For one in four American children, a tax refund or a bonus is waiting in the mail, according to the Internal Revenue Service. But as money gets distributed this year, a number of low-income families claim they have not received a payment.
On Friday, President Trump signed a bill that quadrupled the child tax credit for qualifying children and raised the threshold for what qualifies as a child from $4,050 to $13,000.
A number of parents have been reported their checks bounced after they sent the IRS money they thought would be received. Some claim that the tax credit did not go through, while others say the IRS approved the credit only to question their bills or it failed to go through at all.
“I sent a direct deposit for the $800 credit but I got the same response I had been getting from the IRS: ‘We are responsible for the payment and we will attempt to provide the money back to you,’” said Luke Malek, who along with his wife Julie made the first instalment of the credit April 12. “That makes no sense why I have to mail in $1040.”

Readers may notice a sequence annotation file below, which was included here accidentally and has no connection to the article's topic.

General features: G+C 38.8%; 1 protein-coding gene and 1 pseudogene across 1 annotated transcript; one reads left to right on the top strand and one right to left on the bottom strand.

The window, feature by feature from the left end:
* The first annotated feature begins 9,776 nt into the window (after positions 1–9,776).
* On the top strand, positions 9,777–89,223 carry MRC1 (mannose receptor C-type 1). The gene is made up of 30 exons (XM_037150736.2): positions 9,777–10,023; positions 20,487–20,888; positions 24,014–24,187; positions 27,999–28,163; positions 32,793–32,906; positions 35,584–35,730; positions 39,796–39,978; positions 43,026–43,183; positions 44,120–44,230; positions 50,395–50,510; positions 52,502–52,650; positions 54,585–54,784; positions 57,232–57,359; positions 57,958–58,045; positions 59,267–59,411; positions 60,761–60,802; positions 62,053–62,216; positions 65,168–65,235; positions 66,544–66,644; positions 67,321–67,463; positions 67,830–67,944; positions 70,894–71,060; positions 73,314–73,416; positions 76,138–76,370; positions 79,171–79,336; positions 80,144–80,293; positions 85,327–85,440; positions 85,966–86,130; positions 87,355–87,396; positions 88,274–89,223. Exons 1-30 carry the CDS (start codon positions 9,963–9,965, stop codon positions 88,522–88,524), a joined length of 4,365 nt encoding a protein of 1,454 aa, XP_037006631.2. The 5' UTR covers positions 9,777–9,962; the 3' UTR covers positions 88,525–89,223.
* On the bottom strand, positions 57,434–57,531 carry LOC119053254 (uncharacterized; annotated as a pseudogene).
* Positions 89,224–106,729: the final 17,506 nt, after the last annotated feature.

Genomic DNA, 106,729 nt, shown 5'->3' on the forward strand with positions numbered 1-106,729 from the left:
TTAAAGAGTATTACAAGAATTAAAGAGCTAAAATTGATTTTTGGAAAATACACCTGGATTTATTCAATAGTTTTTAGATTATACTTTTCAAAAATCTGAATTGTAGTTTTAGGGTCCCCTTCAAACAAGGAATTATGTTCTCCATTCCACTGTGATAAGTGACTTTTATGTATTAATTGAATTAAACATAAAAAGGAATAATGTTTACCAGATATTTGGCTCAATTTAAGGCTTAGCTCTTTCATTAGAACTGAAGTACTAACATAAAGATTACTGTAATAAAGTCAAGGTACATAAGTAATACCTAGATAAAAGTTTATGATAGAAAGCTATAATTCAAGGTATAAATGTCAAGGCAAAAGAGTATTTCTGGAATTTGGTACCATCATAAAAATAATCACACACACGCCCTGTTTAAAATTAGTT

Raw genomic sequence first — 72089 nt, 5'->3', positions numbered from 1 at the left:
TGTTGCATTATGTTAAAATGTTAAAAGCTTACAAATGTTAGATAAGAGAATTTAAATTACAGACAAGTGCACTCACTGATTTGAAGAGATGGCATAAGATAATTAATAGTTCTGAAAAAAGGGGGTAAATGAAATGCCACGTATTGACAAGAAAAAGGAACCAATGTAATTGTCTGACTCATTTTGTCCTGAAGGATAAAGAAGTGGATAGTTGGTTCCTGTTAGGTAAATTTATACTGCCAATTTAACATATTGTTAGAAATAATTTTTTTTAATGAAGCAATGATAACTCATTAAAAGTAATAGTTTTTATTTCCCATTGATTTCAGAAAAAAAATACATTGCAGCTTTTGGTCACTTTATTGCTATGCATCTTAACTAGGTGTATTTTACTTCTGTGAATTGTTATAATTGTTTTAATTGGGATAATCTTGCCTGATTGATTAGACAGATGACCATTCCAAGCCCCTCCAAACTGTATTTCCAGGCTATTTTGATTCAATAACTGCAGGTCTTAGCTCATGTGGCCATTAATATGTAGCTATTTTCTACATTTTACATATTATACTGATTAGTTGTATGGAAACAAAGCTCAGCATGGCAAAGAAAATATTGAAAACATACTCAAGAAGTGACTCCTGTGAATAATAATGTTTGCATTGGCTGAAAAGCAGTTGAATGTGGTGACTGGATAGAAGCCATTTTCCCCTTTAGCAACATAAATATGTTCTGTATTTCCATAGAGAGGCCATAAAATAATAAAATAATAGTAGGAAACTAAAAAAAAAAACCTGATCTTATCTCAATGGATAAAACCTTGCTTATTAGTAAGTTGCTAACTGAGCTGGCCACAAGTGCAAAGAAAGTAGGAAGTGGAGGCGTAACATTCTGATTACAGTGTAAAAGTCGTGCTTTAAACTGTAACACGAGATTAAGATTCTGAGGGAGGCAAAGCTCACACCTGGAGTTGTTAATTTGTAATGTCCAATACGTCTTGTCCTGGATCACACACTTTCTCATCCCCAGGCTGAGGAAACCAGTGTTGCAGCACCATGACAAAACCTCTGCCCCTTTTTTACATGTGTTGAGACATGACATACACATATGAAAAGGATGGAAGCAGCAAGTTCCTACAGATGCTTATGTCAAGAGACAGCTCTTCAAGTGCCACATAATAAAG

Mr. Malek said he would not be able to work in his restaurant job next week because of the poor health of his son. He said he believed the issue was related to the direct deposit—an e-filing option—that was supposed to be used to send the credit.
Meanwhile, the Checks That Give Back, a nonprofit that encourages employers to contribute to college scholarship funds, wrote on its Facebook page this week that “taxpayers are reporting that the IRS has failed to refund hundreds of thousands of dollars owed to employees” — “in the next few days,” the group said.
When contacted by The New York Times, a spokeswoman for the IRS said that the agency was working with thousands of taxpayers to address technical issues.
“We are aware of a small number of taxpayers who were not able to complete the direct deposit process,” said Danyelle Barnes, a spokeswoman for the agency. “We are working to resolve these issues.”